OK, I am doing an early post since I decided to run an experiment with my seeds before I begin the real season. I have set up 5 seeds of each of the varieties that I have and will be testing them for germination rates with the “wet coffee filter method”. This is where you place the seeds between two layers of damp coffee filter (paper towels can be used) and then put them in a sealed container and place the container in a “warm” area at or a little above room temp. If all goes well, the seeds will germinate and I can see if I have any batches of non-viable seeds prior to planting for my 2012 season. Most of my seeds are either from other people or from harvesting of my own last year’s pepper crop. Viability is not guaranteed and if all or most of one variety fail to germinate, I will know to find an alternate source for my final planting. I will probably not be planting all of the varieties than I am testing but just in case and out of curiosity, I am testing virtually all the different supplies that I have. This will not “officially” start my 2012 growing season but I felt I would like to document it never the less.
The following photos will document my efforts:
Sweet Banana Peppers (two sources):
Bhut Jolokia (Ghost Peppers) - Isolated and non-isolated. The isolated seeds are guaranteed to grow true where the non-isolated could have possibly crossed with another species of pepper but isn’t likely.
These seeds are from Smokemaster_2007. He said they grow as high as 12 feet tall. I am guessing that is after more than one season of growing but I will probably grow at least one of each of the Red and Orange Tree Habaneros.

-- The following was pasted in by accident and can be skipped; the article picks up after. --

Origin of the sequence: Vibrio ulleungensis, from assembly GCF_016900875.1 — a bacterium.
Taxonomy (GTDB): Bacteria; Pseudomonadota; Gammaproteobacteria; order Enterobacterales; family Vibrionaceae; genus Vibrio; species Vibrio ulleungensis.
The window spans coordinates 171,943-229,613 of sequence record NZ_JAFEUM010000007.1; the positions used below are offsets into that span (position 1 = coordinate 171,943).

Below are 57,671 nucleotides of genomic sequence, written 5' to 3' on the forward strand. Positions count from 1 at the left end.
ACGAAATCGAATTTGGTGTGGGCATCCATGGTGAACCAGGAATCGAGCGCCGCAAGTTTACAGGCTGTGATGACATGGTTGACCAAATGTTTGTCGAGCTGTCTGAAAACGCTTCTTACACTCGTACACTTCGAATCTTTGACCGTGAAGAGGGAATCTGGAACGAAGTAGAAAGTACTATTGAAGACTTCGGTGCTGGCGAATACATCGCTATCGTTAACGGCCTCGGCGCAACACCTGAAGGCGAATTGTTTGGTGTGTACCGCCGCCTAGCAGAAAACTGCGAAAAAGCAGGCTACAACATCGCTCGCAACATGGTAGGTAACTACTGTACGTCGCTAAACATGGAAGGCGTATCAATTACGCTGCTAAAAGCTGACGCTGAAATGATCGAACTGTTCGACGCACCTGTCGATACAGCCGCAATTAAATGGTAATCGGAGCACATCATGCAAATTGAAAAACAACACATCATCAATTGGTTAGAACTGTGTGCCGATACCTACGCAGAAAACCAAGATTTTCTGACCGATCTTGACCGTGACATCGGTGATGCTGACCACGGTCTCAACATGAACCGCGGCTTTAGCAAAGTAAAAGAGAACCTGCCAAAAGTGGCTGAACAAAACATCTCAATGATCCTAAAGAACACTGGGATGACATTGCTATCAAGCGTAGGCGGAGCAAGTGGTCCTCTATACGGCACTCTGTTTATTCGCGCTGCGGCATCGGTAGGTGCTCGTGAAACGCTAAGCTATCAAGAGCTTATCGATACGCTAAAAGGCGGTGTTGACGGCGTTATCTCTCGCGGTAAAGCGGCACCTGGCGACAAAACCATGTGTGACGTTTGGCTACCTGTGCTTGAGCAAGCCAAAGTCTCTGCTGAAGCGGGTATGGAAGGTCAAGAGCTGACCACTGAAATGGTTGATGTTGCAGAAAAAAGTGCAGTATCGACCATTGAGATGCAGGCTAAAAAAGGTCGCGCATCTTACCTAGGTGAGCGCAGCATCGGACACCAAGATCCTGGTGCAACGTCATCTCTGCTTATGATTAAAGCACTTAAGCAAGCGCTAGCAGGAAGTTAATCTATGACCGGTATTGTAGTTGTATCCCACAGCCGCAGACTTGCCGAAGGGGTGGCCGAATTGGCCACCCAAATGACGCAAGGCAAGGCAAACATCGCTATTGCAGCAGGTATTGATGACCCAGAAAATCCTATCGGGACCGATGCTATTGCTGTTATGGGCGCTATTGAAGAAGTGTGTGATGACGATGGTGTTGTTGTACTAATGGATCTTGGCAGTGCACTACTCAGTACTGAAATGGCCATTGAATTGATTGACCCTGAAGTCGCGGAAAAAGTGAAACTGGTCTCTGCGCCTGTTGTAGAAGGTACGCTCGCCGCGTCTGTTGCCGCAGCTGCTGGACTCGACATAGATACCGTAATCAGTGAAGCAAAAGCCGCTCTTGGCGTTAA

Now, to place them in a sealed container.
Put the lid on and place in a warm spot.
Now for the rest of the varieties:
Orange Habanero and Charleston, both harvested from last year’s peppers:
Hot Hungarian Wax and even some Zinnia flower seeds just for fun, both of which are harvested from last year’s crop.
Again, they get put in a container that is sealed and put in a warm place to let them germinate:
And just a quick update of the three overwintered Pepper plants. One Bhut Jolokia (Ghost Pepper) on the right and two Hot Hungarian Wax Peppers in the middle and on the left. They are doing just fine so far. The left most Hot Hungarian Wax plant has a fertilized pod growing on it. I am going to let it go just to see how well it develops.
Hopefully, my next post will a bunch of germinated pepper seeds. Until then, make sure you get out and enjoy some of the global warming going on out there. We couldn’t ask for a better first half of a Wisconsin Winter this year.